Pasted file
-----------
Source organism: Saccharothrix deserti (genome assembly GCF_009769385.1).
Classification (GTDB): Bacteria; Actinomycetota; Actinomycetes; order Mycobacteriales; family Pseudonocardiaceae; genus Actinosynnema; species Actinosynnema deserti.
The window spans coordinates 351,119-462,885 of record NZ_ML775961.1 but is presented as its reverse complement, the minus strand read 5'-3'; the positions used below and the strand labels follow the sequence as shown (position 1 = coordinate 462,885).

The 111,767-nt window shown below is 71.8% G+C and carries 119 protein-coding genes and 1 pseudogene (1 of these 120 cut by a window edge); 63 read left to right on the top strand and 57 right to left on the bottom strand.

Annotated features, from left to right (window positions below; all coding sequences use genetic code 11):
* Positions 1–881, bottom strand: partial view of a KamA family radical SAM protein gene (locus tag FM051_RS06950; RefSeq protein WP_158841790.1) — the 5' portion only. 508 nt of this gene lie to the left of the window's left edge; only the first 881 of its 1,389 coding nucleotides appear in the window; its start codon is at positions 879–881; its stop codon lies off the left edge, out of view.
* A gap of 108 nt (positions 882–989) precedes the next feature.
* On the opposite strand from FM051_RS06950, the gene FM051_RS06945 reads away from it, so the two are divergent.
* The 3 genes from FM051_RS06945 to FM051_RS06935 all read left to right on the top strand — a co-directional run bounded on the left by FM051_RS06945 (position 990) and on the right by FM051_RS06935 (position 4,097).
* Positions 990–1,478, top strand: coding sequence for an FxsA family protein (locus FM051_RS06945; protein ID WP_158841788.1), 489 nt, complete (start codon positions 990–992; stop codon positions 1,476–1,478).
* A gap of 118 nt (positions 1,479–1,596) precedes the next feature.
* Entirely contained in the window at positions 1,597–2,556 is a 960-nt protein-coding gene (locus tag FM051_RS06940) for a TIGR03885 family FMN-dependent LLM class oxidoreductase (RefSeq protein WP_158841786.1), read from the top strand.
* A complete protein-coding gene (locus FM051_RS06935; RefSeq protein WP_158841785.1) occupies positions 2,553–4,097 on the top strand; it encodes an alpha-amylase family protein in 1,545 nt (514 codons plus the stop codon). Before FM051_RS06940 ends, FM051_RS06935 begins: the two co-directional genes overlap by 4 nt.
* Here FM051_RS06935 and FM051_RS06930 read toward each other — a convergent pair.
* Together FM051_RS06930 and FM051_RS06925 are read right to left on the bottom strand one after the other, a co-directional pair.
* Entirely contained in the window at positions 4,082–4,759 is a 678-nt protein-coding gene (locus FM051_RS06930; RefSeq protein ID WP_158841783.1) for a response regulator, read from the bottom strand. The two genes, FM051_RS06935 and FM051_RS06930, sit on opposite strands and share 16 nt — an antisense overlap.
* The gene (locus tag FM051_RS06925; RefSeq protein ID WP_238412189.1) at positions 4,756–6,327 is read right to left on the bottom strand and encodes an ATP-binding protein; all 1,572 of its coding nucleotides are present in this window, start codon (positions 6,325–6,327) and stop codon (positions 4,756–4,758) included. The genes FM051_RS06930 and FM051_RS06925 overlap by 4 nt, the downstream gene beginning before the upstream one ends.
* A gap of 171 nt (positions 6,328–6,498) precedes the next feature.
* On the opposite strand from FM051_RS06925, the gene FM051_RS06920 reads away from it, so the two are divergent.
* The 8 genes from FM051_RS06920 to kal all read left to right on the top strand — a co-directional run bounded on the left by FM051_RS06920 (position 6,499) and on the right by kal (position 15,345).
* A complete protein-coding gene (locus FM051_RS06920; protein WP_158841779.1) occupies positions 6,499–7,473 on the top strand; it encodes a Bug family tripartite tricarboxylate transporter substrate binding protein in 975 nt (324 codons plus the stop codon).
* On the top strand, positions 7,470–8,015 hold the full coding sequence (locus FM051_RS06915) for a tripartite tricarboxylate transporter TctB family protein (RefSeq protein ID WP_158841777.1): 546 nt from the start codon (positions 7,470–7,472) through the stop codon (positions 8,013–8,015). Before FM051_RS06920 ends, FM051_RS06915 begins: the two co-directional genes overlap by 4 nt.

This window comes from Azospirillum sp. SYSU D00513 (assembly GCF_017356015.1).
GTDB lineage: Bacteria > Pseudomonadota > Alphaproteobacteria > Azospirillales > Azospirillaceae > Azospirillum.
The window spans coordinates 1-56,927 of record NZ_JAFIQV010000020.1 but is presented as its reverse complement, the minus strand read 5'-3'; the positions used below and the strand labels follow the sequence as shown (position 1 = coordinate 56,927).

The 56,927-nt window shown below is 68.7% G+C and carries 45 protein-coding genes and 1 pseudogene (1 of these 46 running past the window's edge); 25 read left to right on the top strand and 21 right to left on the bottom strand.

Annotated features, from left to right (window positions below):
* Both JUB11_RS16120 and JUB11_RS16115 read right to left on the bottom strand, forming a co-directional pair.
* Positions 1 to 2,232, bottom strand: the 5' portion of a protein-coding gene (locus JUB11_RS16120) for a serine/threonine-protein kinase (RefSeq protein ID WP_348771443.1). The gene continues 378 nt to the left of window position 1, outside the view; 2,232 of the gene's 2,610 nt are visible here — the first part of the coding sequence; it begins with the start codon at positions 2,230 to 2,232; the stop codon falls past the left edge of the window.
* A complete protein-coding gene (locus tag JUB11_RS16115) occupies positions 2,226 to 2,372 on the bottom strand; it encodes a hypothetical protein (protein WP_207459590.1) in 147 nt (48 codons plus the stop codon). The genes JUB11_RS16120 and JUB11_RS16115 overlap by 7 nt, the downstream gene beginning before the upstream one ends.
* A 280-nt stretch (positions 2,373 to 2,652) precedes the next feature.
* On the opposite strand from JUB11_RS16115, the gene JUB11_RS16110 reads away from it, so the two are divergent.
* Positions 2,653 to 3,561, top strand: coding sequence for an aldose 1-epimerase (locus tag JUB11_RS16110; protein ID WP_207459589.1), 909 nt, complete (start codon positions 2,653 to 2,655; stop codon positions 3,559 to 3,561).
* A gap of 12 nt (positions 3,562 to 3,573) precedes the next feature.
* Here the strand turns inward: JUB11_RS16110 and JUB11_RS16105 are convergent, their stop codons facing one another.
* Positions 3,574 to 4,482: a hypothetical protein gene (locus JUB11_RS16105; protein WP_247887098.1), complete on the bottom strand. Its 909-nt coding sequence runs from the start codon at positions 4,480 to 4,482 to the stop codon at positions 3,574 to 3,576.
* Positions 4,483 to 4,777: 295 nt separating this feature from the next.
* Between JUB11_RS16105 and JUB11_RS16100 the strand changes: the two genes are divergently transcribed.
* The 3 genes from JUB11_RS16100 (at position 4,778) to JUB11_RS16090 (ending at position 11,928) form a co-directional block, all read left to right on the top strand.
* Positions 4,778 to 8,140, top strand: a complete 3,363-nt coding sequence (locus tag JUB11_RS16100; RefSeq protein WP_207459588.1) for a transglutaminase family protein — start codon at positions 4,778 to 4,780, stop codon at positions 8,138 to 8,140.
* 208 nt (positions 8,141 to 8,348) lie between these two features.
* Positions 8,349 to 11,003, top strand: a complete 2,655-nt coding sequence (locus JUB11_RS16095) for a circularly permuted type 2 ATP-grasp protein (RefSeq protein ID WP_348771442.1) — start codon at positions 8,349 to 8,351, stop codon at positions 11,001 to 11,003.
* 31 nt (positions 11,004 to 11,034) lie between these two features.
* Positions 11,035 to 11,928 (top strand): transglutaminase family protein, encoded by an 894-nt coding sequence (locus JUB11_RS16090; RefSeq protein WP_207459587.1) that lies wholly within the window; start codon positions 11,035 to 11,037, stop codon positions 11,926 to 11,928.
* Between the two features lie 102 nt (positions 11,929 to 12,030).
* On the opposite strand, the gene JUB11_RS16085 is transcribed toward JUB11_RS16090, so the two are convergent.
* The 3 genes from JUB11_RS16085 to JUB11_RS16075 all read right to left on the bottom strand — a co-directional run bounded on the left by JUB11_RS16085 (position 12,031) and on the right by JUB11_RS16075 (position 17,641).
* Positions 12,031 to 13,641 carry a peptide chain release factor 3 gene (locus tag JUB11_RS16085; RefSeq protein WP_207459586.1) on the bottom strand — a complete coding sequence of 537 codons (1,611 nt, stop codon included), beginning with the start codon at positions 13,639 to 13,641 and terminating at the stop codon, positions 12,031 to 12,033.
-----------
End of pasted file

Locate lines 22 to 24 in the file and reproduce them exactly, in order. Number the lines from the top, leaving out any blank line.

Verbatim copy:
* On the top strand, positions 7,470–8,015 hold the full coding sequence (locus FM051_RS06915) for a tripartite tricarboxylate transporter TctB family protein (RefSeq protein ID WP_158841777.1): 546 nt from the start codon (positions 7,470–7,472) through the stop codon (positions 8,013–8,015). Before FM051_RS06920 ends, FM051_RS06915 begins: the two co-directional genes overlap by 4 nt.

This window comes from Azospirillum sp. SYSU D00513 (assembly GCF_017356015.1).
GTDB lineage: Bacteria > Pseudomonadota > Alphaproteobacteria > Azospirillales > Azospirillaceae > Azospirillum.